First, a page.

Campus-carry repeal bill fails to advance out of Senate committee

No guns allowed signs are posted on doors leading into Wescoe Hall on the University of Kansas campus on Monday, Oct. 17, 2016. Jayhawk Boulevard and Strong Hall are reflected in the glass.

? A bill that would let colleges, universities and local governments continue to ban concealed weapons in their buildings failed to advance out of a Senate committee Tuesday, dealing a major setback to supporters of gun restrictions in public buildings.

“I’m incredibly angry because the support for this bill was overwhelming,” said Megan Jones, a University of Kansas graduate student and co-president of the Kansas Coalition for a Gun Free Campus.

“The universities community and the hospital community and all the students overwhelmingly support extending this exemption, and it’s incredibly clear who the senators on this committee work for, which is the gun lobby and not the people,” she said.

Gun rights advocates who opposed the bill, however, were elated.

“A win for the 2nd amendment,” Kansas Republican Party Chairman Kelly Arnold posted on Twitter.

Sen. Jacob LaTurner, R-Pittsburg, who chairs the Federal and State Affairs Committee, had given no indication earlier that he intended to bring the bill up for a vote on Tuesday. Senate Vice President Jeff Longbine, R-Emporia, who serves on the committee, said he wasn’t present for the vote because he had been told it wouldn’t happen until Thursday.

But during Tuesday’s meeting, LaTurner called up the bill and opened the floor to motions. Sen. Lynn Rodgers, D-Wichita, offered a motion to recommend it favorably to the full Senate. His motion failed on an unrecorded voice vote.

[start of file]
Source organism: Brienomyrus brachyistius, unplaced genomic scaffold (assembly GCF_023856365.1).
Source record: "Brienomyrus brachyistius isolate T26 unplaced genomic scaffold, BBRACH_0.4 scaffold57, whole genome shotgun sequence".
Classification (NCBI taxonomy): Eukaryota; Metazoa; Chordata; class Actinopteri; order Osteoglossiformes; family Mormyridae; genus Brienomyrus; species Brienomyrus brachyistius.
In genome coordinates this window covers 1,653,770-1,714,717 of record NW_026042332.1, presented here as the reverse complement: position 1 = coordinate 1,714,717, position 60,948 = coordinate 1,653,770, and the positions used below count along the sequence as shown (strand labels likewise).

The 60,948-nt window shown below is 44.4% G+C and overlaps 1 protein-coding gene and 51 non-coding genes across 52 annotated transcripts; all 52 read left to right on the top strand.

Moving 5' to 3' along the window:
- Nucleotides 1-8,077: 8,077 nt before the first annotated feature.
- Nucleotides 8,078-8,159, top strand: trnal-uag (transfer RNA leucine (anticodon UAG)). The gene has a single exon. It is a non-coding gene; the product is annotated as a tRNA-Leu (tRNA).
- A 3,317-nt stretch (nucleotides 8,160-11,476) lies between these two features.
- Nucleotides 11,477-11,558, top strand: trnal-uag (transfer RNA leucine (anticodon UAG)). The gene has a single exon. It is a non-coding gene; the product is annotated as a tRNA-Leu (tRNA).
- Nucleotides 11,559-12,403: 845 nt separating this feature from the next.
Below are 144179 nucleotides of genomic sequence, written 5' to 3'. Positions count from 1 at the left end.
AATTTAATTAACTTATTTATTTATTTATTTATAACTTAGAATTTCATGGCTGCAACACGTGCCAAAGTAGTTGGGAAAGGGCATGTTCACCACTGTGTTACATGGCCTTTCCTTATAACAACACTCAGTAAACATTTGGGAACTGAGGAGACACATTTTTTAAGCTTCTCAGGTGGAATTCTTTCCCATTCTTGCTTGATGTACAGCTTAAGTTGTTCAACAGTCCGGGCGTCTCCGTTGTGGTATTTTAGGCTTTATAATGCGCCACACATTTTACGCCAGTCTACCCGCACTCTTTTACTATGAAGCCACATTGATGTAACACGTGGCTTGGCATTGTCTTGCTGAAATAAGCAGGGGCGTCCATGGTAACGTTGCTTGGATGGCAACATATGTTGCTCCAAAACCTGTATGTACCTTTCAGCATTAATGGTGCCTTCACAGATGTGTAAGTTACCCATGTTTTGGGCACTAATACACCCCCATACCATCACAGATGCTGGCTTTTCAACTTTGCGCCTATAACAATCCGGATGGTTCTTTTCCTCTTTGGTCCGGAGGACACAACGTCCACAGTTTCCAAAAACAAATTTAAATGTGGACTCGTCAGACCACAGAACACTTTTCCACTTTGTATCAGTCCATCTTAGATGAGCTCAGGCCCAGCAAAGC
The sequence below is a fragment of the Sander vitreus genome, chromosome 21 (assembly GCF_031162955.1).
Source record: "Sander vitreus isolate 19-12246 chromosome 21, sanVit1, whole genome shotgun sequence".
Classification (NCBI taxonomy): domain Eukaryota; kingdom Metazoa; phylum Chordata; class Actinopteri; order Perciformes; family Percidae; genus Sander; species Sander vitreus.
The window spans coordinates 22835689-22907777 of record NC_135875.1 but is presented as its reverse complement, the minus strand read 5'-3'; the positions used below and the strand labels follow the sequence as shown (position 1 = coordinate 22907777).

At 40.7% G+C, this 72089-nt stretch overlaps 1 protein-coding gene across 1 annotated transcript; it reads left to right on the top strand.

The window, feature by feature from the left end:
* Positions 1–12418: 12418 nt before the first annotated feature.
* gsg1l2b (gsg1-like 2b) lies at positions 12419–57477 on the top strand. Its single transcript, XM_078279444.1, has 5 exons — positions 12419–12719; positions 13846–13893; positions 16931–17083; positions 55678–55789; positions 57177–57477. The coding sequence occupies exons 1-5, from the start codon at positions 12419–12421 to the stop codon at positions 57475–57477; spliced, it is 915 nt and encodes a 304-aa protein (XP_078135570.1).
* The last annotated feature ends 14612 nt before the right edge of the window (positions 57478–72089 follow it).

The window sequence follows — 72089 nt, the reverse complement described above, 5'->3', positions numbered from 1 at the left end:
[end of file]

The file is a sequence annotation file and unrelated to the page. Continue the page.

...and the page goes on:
Later in the day, Sen. Caryn Tyson, R-Parker, was reluctant to discuss how she voted on the bill or why.

“I don’t know how that vote went. It was hard to tell what was going on,” she said as she walked away from a reporter.

But Sen. Ty Masterson, R-Andover, was more forthcoming, saying he voted against advancing the bill because he believes the bill is unnecessary.

“The tragedy is, we’re conflating two issues,” he said. “I recognize the emotion that’s involved in the topic, but the data doesn’t bear out that it’s warranted at a level where you would restrict someone’s constitutional rights.”

Although technically the bill remains alive in the Federal and State Affairs Committee, its chances of ever coming out are now greatly diminished. But a similar bill is pending in the House and is scheduled to be heard in that chamber’s Federal and State Affairs Committee at 9:30 a.m. Wednesday.

In 2013, lawmakers passed a bill allowing anyone who is legally qualified to own a firearm to carry concealed weapons in any public building, excluding K-12 school buildings, unless they had adequate security to prevent anyone from bringing weapons into those buildings.

But it also allowed cities, counties and public colleges and universities to apply for a four-year exemption to give them enough time to make plans for how they would implement the new law. Those exemptions expire July 1.

Senate Bill 53 and House Bill 2074 would have extended those exemptions indefinitely.

On Thursday, the same House committee will conduct a hearing on another bill that would specifically exempt the KU hospital complex from the gun law.